Blockade, buses and students
The year 2015 has proved itself historic for Nepalese. First, the two big earthquakes followed by so many aftershocks and now the “undeclared” blockade. Not that it is the first time we have faced a crisis but this time, the extent has stretched far beyond. It has posed threat to our livelihood. This time, the crisis is felt everywhere, about everything.
I am a student. I have a day-shift college which means I have to spend the entire day in my class and I do not have time for a job. So basically my day is spent in college and at home. But now due to this situation, each morning when I get up, I start worrying if I will get a bus to reach my class on time.
Getting a bus has become very difficult. Firstly, you hardly find a bus. If you are fortuitous enough to find one, you barely get a place to stand, let alone a seat. Having short height is a disadvantage for me as my legs are not long enough to climb up the high ladder to get to the hood of the bus. Many times I have completed the journey hanging on the door of a bus. But when none of these are available, the only option left is hitch-hike.
In Nepal, asking for a lift is not so popular yet. People feel awkward to ask for it and to grant it too. Though the awkwardness is fading away slowly. And so I go for the second option. But when I tell my family about how I asked a stranger to drop me till halfway (mostly), they do not like it much. They say “it’s not safe!” to which I say “there is no way out”. Then arrives an awkward silence because they can neither tell their daughter to miss her classes nor allow her to go on hitch-hiking.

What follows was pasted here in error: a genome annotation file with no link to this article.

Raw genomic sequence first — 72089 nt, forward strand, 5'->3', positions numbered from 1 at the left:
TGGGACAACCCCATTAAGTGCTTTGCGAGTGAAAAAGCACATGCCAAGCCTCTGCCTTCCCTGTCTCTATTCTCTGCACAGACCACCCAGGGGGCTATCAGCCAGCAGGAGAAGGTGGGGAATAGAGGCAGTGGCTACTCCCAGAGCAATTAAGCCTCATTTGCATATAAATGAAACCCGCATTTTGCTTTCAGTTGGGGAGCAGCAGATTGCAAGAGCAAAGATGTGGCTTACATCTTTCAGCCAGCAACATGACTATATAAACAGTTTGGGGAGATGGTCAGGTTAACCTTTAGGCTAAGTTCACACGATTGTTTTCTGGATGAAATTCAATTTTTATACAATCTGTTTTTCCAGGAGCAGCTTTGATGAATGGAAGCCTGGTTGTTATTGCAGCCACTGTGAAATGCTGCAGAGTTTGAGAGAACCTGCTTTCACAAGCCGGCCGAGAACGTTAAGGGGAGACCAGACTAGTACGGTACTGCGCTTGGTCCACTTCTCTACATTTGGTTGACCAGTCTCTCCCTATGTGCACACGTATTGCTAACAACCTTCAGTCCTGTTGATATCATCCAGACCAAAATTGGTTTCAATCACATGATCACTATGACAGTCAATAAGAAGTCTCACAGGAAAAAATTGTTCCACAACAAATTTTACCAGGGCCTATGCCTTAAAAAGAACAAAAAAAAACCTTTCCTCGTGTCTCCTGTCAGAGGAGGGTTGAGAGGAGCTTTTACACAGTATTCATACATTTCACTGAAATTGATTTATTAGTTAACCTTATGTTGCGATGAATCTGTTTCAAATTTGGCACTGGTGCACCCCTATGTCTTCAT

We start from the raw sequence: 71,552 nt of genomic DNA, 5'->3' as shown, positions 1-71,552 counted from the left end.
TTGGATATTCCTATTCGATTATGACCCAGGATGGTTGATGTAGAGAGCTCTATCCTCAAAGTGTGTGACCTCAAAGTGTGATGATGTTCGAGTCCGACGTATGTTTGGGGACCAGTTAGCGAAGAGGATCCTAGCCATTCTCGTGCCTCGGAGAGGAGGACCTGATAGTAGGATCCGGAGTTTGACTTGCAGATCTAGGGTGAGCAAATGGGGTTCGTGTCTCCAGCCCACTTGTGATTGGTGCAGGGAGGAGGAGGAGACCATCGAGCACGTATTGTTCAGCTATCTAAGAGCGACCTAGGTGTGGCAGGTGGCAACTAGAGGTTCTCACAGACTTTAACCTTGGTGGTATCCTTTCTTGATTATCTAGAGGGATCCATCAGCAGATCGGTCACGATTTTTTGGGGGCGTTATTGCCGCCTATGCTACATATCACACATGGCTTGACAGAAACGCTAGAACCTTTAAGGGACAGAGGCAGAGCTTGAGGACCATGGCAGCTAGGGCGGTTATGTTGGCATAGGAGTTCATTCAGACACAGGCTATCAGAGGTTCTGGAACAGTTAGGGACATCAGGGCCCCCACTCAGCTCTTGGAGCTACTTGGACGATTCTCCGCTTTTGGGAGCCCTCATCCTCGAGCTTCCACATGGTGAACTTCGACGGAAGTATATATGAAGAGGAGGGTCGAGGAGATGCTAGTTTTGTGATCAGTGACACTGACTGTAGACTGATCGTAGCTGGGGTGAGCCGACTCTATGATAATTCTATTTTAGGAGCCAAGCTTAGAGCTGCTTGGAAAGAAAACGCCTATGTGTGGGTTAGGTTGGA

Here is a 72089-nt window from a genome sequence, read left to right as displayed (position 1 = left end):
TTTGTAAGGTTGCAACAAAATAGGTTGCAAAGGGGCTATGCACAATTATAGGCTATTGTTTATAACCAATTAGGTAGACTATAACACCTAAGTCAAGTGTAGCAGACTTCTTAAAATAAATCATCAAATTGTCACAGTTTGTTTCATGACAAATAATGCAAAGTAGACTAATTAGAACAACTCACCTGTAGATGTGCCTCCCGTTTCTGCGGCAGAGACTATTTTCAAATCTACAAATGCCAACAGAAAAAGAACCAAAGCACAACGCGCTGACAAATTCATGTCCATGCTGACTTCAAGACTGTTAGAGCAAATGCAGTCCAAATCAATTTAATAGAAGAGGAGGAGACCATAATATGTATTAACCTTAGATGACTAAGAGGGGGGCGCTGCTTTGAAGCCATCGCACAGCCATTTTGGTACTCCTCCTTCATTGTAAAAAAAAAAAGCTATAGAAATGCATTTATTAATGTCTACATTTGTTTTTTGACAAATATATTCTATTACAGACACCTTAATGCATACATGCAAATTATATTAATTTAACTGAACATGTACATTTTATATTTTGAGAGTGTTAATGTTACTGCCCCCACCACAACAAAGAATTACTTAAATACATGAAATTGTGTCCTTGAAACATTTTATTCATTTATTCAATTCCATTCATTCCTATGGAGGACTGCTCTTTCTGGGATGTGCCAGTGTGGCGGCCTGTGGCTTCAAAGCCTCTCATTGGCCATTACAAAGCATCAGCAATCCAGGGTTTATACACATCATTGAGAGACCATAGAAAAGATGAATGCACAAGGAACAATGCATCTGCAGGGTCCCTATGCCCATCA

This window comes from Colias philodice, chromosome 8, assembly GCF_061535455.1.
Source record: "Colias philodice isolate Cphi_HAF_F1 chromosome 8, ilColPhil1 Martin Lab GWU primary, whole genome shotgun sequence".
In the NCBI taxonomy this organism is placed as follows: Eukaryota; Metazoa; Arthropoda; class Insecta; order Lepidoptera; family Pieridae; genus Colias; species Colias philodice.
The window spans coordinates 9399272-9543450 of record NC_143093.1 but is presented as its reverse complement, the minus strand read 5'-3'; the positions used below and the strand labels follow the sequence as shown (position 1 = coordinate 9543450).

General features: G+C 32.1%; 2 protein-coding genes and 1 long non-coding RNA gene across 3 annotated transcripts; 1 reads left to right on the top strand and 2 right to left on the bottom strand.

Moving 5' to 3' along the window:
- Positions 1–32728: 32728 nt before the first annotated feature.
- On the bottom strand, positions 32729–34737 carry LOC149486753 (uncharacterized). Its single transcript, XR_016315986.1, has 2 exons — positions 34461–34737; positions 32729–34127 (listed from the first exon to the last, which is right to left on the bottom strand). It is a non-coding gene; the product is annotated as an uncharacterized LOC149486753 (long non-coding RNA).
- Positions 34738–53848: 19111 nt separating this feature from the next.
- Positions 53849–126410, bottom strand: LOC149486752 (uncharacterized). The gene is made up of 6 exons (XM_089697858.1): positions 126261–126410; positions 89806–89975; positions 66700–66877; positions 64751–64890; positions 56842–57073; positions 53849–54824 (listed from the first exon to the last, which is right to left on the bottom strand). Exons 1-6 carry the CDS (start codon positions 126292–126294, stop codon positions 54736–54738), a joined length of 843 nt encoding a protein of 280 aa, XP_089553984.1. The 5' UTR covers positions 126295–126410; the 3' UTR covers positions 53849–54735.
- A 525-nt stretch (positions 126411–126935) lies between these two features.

Going back to the bus, I do not get student discounts anymore. The buses queue for petrol for days and finally get some but at double (or even higher) rates. Sometimes I feel pity for them and give away the full fare without discount but sometimes I feel like arguing. I want them to know that it is extremely difficult to ask my parents to give me extra money when they themselves have to buy groceries and stuffs at increased rate while the income remains the same. It feels bad either way.
And at college too, we are not spared. When stomach grumbles out of hunger and I along with friends rush out to have lunch, we find that most of the cafes do not offer much as they have no cooking gas and the ones that have, serve foods at increased rates. This story of my life represents that of hundreds of students. Life in the midst of blockade is getting harder with each passing day.